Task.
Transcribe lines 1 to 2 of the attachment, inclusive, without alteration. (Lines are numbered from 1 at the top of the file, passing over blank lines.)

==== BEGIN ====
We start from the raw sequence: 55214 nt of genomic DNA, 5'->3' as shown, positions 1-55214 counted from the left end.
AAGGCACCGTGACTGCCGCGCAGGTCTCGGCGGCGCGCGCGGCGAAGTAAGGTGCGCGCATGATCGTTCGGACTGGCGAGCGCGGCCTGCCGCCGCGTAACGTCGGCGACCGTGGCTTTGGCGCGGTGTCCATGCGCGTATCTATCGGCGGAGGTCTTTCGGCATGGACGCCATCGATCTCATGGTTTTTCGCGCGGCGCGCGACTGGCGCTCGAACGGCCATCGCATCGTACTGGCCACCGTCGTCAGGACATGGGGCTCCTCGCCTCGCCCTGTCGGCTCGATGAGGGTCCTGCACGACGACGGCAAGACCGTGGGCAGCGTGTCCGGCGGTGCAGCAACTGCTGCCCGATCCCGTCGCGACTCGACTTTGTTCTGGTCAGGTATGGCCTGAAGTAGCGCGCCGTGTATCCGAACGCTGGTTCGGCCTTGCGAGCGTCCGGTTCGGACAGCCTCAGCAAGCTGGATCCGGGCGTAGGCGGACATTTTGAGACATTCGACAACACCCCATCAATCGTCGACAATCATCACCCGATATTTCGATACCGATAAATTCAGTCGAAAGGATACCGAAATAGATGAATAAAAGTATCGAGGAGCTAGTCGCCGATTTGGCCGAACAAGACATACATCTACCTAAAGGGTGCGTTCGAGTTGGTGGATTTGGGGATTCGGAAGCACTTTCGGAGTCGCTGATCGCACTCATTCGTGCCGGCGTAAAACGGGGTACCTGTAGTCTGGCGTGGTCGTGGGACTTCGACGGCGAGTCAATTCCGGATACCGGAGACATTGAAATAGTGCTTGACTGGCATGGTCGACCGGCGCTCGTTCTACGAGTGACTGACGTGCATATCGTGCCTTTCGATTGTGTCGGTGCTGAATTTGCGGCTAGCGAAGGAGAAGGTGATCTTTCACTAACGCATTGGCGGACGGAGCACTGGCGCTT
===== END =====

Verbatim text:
We start from the raw sequence: 55214 nt of genomic DNA, 5'->3' as shown, positions 1-55214 counted from the left end.
AAGGCACCGTGACTGCCGCGCAGGTCTCGGCGGCGCGCGCGGCGAAGTAAGGTGCGCGCATGATCGTTCGGACTGGCGAGCGCGGCCTGCCGCCGCGTAACGTCGGCGACCGTGGCTTTGGCGCGGTGTCCATGCGCGTATCTATCGGCGGAGGTCTTTCGGCATGGACGCCATCGATCTCATGGTTTTTCGCGCGGCGCGCGACTGGCGCTCGAACGGCCATCGCATCGTACTGGCCACCGTCGTCAGGACATGGGGCTCCTCGCCTCGCCCTGTCGGCTCGATGAGGGTCCTGCACGACGACGGCAAGACCGTGGGCAGCGTGTCCGGCGGTGCAGCAACTGCTGCCCGATCCCGTCGCGACTCGACTTTGTTCTGGTCAGGTATGGCCTGAAGTAGCGCGCCGTGTATCCGAACGCTGGTTCGGCCTTGCGAGCGTCCGGTTCGGACAGCCTCAGCAAGCTGGATCCGGGCGTAGGCGGACATTTTGAGACATTCGACAACACCCCATCAATCGTCGACAATCATCACCCGATATTTCGATACCGATAAATTCAGTCGAAAGGATACCGAAATAGATGAATAAAAGTATCGAGGAGCTAGTCGCCGATTTGGCCGAACAAGACATACATCTACCTAAAGGGTGCGTTCGAGTTGGTGGATTTGGGGATTCGGAAGCACTTTCGGAGTCGCTGATCGCACTCATTCGTGCCGGCGTAAAACGGGGTACCTGTAGTCTGGCGTGGTCGTGGGACTTCGACGGCGAGTCAATTCCGGATACCGGAGACATTGAAATAGTGCTTGACTGGCATGGTCGACCGGCGCTCGTTCTACGAGTGACTGACGTGCATATCGTGCCTTTCGATTGTGTCGGTGCTGAATTTGCGGCTAGCGAAGGAGAAGGTGATCTTTCACTAACGCATTGGCGGACGGAGCACTGGCGCTT